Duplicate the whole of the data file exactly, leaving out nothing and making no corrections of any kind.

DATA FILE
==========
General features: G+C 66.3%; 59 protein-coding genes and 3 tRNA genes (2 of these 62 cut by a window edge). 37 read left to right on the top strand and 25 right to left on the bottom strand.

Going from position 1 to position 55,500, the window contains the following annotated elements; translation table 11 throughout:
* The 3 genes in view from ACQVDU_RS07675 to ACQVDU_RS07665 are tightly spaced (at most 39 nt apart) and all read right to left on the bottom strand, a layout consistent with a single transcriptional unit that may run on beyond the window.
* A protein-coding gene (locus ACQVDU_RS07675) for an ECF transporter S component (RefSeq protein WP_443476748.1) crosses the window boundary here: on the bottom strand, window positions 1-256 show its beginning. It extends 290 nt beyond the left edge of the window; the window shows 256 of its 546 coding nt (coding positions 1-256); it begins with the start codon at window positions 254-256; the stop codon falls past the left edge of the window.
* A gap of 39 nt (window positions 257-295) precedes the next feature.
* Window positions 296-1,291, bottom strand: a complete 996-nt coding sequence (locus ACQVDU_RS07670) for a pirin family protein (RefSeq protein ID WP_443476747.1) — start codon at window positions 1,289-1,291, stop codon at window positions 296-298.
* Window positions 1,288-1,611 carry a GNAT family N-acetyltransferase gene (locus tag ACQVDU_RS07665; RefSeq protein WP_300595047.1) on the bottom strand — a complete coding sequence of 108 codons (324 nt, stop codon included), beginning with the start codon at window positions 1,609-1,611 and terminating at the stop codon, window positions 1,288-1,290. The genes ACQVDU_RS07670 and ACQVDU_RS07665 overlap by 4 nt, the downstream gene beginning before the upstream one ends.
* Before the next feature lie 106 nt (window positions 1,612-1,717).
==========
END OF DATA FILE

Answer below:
General features: G+C 66.3%; 59 protein-coding genes and 3 tRNA genes (2 of these 62 cut by a window edge). 37 read left to right on the top strand and 25 right to left on the bottom strand.

Going from position 1 to position 55,500, the window contains the following annotated elements; translation table 11 throughout:
* The 3 genes in view from ACQVDU_RS07675 to ACQVDU_RS07665 are tightly spaced (at most 39 nt apart) and all read right to left on the bottom strand, a layout consistent with a single transcriptional unit that may run on beyond the window.
* A protein-coding gene (locus ACQVDU_RS07675) for an ECF transporter S component (RefSeq protein WP_443476748.1) crosses the window boundary here: on the bottom strand, window positions 1-256 show its beginning. It extends 290 nt beyond the left edge of the window; the window shows 256 of its 546 coding nt (coding positions 1-256); it begins with the start codon at window positions 254-256; the stop codon falls past the left edge of the window.
* A gap of 39 nt (window positions 257-295) precedes the next feature.
* Window positions 296-1,291, bottom strand: a complete 996-nt coding sequence (locus ACQVDU_RS07670) for a pirin family protein (RefSeq protein ID WP_443476747.1) — start codon at window positions 1,289-1,291, stop codon at window positions 296-298.
* Window positions 1,288-1,611 carry a GNAT family N-acetyltransferase gene (locus tag ACQVDU_RS07665; RefSeq protein WP_300595047.1) on the bottom strand — a complete coding sequence of 108 codons (324 nt, stop codon included), beginning with the start codon at window positions 1,609-1,611 and terminating at the stop codon, window positions 1,288-1,290. The genes ACQVDU_RS07670 and ACQVDU_RS07665 overlap by 4 nt, the downstream gene beginning before the upstream one ends.
* Before the next feature lie 106 nt (window positions 1,612-1,717).